“Or that no one is anti-museum — they just want to see alternatives to digging up park.”

      the vocal minority might not be anti-museum but that would then make them nimby (and, yes, that is an apt title in this case as, like you say, the minority isn’t anti-museum, they just don’t want more if it in their backyard). and i’ve not read a single alternative from the opposition to this expansion other than, “we don’t want it,” – period. if i’m wrong, please point me to where those alternatives have been spelled out.

      in the end, the vocal minority is just that; vocal and a minority. and i hope that the people who want to see this expansion go through either send their comments to the parks department (PRC@seattle.gov) or show up to the meeting next week. DO NOT let a small minority have an outsized voice on what improvements we as a city should receive.

    • How do you know our voices are a minority? The majority of us passed a law: Save Our Parks Initiative 42, Ordinance 118477: All park land shall be preserved for park, boulevard or open space use and cannot be sold, transferred or changed from park use to another use.

      You pro expansion people are acting like little children who want your way regardless of laws and what the rest of us want. Let’s let the public really understand what is going on and then we will know who is the majority. At the moment it is not clear because the public has been left in the dark and there has been no real discussion… only what seems like a land grab.

    • @zeebleoop

      Not sure why you are calling “bullshit” on my comments, or what you think my motives are. Preserving park land seems fairly understandable, as does improving a museum.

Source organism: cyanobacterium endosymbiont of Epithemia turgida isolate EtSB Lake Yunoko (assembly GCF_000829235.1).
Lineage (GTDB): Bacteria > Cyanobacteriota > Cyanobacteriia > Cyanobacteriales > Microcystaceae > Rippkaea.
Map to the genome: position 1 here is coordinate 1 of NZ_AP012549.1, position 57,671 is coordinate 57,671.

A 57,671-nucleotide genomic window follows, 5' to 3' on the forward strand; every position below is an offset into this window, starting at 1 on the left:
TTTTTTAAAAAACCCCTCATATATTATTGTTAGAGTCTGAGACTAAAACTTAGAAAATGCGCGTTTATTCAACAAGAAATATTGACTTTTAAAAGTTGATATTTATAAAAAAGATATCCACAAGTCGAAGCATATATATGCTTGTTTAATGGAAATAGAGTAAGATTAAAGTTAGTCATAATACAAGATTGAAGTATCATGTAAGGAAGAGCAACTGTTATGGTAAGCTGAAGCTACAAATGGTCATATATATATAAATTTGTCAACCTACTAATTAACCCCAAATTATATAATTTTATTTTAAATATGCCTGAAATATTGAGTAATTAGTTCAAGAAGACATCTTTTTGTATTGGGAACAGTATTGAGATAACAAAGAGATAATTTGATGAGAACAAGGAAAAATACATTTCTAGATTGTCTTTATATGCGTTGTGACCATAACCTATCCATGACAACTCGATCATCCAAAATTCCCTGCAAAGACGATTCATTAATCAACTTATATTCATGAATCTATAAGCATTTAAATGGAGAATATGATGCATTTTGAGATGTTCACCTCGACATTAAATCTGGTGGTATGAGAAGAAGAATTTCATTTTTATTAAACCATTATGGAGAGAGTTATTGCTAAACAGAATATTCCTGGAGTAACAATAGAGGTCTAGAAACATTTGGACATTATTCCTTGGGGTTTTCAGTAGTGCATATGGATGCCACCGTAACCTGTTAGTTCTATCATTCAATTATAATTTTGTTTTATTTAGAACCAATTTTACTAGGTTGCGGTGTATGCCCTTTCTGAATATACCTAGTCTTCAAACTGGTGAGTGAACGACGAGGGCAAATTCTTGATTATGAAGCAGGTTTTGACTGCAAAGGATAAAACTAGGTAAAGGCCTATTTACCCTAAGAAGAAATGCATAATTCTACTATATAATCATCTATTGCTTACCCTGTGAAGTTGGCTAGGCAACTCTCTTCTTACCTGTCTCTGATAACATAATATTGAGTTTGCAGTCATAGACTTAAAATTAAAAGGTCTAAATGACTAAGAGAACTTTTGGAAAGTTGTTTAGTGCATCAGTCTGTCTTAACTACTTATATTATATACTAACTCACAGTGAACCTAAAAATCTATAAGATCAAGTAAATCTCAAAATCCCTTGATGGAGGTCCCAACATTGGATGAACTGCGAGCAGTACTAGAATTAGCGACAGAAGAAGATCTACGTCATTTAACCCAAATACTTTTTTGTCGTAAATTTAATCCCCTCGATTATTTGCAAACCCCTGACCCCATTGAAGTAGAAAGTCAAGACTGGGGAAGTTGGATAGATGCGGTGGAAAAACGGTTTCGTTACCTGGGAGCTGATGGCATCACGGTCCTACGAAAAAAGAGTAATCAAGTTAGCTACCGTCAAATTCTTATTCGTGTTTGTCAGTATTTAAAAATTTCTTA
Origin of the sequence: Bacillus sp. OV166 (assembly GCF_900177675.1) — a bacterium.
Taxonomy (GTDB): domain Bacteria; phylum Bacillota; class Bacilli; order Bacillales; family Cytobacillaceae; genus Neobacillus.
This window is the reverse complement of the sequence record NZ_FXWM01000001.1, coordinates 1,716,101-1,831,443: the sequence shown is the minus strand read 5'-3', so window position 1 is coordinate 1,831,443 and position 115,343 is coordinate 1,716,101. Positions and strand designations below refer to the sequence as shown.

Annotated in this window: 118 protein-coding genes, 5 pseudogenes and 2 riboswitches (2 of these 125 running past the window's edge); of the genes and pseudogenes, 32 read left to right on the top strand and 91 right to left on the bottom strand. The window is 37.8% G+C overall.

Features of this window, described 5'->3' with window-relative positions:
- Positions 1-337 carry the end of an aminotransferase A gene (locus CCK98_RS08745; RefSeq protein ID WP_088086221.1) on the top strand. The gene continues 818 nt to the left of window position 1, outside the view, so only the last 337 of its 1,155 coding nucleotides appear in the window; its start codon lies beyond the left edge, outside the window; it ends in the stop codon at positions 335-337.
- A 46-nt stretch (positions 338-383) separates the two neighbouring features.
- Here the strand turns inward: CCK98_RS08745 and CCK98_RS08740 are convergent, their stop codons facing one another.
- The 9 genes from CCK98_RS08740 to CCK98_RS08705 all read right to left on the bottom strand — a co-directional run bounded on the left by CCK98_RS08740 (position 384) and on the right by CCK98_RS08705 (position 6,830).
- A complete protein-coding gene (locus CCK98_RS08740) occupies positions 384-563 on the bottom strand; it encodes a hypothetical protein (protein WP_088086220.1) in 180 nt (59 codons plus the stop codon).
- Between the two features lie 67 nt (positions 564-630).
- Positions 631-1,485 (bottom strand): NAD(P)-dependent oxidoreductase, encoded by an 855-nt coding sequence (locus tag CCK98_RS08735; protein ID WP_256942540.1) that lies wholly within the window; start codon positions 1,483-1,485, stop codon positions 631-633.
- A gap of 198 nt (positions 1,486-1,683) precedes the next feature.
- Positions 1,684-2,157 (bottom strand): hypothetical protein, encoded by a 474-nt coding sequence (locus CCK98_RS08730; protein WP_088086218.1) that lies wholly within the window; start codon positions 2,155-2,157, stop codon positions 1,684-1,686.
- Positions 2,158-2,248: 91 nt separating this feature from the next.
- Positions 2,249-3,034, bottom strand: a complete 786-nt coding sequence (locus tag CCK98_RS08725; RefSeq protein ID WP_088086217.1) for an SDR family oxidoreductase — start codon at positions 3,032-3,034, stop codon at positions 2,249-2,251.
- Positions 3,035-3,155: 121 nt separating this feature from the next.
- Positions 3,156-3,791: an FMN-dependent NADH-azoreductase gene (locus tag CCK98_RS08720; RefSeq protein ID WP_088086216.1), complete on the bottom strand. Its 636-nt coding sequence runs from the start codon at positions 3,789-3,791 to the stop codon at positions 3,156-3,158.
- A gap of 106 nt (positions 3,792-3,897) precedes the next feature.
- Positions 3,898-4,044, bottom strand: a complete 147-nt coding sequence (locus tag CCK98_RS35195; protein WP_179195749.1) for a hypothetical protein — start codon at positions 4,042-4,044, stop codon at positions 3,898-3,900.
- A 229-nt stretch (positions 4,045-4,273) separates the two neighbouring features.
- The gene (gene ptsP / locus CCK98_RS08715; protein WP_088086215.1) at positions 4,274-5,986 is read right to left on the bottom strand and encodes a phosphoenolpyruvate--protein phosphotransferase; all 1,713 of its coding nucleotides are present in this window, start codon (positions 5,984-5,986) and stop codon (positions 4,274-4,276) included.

-You are correct about land percentage, but VP is not a large park. The same percentage of Golden Gate or Central Park would be over 2 acres. The museum wants to expand by about 18 percent.
      -The “outside voices” are from the National Association of Olmsted Parks. They wrote to our mayor, parks board, planning department, superintendent of parks and landmarks board on Dec. 7, going into passionate detail about this specific Olmsted park. (Co-chair Lucy Lawliss 202-223-9113)
      -I’ll accept the NIMBY label by virtue of geography, but not broader intent. I’d like permanent homeless housing or a museum in my back yard, just not in a park — any park.
      -Alternative ideas to the museum expansion are myriad. There has been no forum to convey them. That’s a big part of this issue: Parks and SAM have made little effort to present or entertain options. A lot of people value a public process that might result in a win-win. If you read letters to the DCI or Landmarks Board, you will find lots of ideas. For example: digging into un-excavated land within existing footprint, moving facade forward, building up, augmenting south structure, storage and restoration off-site and many others.
      What I will describe as bullshit is your claim to clairvoyance. How can you know who is a minority on this issue? I’ll give you vocal, but minority might be a stretch.

    • @john

      what does your first response have to do with anything? less than 1% is less than 1% no matter what park it is. it’s still less than 1% of park land no matter how much the museum will expand by. if anything, you show that opposition to this expansion is just a tempest in a teacup. the museum expands by 18% and takes up less than 1% of park land? oh my!